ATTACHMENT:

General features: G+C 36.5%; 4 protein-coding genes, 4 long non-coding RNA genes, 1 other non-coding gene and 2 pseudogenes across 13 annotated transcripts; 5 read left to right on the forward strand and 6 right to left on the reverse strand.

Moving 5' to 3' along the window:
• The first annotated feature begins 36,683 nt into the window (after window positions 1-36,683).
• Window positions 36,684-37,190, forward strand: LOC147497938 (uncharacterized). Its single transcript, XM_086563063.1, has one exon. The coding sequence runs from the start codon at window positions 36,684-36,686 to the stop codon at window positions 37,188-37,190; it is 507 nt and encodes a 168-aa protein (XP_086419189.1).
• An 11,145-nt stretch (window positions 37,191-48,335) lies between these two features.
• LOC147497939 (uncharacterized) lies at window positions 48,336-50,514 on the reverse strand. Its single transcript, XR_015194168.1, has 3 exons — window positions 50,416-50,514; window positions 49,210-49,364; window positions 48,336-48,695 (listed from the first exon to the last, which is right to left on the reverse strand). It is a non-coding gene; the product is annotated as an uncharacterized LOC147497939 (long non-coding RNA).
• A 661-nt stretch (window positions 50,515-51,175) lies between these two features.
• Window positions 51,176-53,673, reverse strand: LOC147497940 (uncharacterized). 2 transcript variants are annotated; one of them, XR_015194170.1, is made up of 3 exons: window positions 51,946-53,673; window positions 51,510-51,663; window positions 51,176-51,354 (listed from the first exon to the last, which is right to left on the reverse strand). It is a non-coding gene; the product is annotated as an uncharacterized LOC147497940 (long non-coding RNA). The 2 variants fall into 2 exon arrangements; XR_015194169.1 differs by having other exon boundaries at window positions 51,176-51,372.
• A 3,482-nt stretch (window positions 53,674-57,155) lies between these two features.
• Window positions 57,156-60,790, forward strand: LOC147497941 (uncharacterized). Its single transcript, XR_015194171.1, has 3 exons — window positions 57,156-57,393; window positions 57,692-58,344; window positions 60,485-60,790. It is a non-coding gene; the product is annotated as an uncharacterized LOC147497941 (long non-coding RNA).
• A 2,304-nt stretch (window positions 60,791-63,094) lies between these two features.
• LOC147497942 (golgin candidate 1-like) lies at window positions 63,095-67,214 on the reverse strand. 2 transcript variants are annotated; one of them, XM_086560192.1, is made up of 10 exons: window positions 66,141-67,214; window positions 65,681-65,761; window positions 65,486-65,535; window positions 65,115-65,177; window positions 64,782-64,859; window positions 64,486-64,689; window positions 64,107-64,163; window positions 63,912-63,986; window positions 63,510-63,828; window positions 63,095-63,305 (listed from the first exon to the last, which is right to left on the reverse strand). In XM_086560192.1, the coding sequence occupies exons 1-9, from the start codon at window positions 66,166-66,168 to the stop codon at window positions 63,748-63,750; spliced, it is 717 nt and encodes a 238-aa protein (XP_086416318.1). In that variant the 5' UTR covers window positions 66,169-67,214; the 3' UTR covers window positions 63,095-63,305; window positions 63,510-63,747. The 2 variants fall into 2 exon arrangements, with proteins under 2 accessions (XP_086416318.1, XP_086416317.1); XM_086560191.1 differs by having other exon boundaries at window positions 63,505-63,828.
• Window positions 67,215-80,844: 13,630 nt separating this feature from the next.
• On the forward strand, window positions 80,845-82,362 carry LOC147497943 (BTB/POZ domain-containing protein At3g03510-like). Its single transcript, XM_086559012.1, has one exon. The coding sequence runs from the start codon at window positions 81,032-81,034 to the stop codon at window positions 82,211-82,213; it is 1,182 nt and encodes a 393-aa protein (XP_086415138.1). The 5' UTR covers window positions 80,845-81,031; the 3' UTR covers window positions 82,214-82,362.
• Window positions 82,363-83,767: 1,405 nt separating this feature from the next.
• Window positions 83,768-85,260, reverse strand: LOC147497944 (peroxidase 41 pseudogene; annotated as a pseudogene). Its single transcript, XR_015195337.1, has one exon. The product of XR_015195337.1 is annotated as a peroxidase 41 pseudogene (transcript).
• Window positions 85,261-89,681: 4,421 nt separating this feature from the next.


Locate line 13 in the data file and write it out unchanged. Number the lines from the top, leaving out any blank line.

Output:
• Window positions 67,215-80,844: 13,630 nt separating this feature from the next.